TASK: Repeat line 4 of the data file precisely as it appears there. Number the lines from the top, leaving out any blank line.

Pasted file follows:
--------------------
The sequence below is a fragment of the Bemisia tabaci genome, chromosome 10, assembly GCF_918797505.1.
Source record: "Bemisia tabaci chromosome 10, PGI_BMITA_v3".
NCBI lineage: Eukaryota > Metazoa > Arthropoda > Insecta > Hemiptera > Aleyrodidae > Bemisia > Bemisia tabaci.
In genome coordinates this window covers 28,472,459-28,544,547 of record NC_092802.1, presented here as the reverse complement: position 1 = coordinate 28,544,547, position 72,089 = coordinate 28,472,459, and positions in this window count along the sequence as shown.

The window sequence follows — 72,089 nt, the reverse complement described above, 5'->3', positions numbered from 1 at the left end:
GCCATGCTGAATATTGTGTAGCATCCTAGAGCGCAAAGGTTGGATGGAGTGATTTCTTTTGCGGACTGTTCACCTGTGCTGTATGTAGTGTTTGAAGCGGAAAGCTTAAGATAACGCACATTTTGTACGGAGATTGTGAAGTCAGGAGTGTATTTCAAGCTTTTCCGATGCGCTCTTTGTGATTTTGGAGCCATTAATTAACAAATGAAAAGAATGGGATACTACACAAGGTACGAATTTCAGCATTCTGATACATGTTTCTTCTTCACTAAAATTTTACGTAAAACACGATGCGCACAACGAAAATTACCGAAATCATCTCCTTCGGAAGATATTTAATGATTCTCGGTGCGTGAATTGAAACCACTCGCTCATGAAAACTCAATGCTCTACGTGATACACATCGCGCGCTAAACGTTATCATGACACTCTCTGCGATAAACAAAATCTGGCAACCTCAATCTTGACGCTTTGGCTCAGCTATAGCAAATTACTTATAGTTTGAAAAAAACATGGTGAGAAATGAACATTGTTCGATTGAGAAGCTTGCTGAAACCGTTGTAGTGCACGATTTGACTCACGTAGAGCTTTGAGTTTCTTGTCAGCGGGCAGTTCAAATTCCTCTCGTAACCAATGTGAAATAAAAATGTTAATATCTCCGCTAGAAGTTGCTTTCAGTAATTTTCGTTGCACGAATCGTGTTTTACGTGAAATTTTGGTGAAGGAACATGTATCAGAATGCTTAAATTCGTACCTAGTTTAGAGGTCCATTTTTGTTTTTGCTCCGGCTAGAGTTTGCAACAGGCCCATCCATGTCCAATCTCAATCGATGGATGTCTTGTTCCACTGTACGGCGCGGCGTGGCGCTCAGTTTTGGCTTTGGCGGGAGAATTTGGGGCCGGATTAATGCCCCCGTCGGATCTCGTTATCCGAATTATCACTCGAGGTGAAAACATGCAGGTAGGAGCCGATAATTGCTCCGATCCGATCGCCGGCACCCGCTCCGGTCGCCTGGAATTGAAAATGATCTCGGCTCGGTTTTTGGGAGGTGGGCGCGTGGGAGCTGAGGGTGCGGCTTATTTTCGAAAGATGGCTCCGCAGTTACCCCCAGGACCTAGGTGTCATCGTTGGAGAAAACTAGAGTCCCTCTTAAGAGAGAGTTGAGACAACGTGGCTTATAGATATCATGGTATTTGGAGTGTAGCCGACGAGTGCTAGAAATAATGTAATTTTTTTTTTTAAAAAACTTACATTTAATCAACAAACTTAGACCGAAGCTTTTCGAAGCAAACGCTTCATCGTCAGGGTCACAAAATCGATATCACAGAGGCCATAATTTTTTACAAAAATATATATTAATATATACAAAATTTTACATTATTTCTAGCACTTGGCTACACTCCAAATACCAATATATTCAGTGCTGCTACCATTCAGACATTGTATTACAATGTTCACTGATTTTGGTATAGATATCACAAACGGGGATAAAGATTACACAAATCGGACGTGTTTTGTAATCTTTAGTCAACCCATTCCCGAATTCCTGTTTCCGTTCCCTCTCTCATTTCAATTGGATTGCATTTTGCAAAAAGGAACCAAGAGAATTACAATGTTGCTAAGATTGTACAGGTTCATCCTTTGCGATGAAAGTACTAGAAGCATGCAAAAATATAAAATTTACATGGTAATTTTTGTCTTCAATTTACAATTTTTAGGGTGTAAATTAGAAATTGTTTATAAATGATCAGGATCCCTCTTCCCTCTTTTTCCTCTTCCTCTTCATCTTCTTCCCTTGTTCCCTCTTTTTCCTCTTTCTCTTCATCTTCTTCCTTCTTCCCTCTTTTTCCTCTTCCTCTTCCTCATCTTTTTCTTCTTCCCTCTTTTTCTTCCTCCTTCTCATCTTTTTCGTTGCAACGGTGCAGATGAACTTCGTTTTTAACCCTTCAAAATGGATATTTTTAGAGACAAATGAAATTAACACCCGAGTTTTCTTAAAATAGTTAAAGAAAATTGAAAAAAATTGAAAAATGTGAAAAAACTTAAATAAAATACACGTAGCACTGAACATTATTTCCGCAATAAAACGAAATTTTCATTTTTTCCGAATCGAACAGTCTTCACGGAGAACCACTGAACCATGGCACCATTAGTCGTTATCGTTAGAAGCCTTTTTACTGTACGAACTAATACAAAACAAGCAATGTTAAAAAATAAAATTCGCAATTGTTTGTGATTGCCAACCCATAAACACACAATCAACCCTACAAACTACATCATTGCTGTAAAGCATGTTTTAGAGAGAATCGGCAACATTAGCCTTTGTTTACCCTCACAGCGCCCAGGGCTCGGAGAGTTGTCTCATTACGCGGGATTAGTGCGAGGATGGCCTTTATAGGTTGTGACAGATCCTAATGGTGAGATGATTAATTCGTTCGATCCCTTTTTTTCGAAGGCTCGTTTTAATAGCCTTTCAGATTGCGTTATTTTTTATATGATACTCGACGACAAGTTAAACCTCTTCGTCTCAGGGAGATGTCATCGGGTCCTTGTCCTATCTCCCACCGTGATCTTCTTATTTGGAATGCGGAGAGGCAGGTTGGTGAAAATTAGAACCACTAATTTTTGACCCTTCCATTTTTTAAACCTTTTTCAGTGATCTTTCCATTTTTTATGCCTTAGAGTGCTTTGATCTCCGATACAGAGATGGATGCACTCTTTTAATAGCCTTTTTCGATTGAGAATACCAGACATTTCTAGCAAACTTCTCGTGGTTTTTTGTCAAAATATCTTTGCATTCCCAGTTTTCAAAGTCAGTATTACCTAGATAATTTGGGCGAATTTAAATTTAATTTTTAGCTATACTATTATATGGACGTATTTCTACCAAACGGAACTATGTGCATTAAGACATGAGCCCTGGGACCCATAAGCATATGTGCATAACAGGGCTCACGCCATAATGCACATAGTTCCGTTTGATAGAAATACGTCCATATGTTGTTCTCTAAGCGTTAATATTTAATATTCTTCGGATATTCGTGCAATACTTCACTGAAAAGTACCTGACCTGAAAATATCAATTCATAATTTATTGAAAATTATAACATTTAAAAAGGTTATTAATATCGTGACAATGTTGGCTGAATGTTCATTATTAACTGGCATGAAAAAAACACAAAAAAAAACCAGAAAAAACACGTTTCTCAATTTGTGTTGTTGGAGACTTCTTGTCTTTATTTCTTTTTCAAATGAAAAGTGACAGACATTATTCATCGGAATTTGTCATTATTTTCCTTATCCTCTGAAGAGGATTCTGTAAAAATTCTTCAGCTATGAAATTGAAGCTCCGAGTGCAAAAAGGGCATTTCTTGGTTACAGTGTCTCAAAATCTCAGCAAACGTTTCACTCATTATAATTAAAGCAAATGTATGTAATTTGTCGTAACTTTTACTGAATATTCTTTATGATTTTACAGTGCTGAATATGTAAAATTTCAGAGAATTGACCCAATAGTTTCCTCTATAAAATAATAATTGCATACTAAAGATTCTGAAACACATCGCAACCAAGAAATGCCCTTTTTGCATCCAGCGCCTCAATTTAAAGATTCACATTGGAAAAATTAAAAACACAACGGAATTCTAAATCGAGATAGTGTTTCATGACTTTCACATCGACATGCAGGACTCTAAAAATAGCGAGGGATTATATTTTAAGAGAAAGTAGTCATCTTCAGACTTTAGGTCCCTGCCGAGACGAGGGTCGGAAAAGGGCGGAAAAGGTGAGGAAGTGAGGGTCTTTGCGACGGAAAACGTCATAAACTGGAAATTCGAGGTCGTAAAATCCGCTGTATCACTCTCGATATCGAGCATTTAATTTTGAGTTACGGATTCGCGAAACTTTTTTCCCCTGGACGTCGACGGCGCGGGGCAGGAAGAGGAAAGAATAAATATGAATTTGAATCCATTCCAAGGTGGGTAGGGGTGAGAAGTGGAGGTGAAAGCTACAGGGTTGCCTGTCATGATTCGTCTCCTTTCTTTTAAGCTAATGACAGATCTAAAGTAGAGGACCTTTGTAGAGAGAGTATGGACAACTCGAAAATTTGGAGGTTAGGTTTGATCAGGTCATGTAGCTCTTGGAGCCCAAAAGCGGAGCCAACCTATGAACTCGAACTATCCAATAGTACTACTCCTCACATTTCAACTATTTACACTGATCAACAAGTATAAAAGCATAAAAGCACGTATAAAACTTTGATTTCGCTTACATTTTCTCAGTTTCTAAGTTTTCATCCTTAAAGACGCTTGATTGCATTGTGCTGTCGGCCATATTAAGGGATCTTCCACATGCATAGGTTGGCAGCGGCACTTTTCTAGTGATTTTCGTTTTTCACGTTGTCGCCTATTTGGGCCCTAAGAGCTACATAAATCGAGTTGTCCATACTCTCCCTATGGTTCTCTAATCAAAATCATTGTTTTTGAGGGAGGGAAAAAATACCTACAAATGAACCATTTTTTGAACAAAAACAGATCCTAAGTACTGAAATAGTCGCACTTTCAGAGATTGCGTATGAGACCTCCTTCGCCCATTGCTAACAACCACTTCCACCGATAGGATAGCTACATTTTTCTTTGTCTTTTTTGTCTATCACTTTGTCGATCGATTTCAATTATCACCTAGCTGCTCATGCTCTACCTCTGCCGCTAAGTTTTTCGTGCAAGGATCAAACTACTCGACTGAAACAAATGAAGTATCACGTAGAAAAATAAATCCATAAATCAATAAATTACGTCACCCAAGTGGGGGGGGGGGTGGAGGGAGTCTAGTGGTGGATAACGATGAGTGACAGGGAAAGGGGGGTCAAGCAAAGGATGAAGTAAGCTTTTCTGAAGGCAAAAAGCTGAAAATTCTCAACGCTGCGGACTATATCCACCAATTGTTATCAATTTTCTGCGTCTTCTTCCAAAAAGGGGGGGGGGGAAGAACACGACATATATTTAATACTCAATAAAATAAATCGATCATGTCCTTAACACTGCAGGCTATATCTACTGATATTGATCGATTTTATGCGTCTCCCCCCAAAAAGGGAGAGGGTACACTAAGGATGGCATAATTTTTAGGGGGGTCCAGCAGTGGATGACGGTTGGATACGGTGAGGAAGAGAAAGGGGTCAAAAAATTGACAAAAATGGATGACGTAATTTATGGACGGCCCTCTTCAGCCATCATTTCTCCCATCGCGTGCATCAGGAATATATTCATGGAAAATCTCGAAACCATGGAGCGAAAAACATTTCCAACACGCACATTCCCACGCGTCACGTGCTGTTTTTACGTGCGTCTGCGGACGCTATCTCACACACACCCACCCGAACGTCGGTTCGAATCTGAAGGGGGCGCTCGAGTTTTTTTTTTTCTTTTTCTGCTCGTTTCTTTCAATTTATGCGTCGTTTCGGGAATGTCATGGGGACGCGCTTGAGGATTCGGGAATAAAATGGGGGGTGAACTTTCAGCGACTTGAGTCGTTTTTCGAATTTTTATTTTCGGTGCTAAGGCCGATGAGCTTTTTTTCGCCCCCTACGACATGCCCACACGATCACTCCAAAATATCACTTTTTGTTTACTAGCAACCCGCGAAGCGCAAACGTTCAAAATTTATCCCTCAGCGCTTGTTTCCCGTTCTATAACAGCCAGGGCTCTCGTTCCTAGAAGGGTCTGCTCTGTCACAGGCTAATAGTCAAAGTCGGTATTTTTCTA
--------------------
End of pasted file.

In genome coordinates this window covers 28,472,459-28,544,547 of record NC_092802.1, presented here as the reverse complement: position 1 = coordinate 28,544,547, position 72,089 = coordinate 28,472,459, and positions in this window count along the sequence as shown.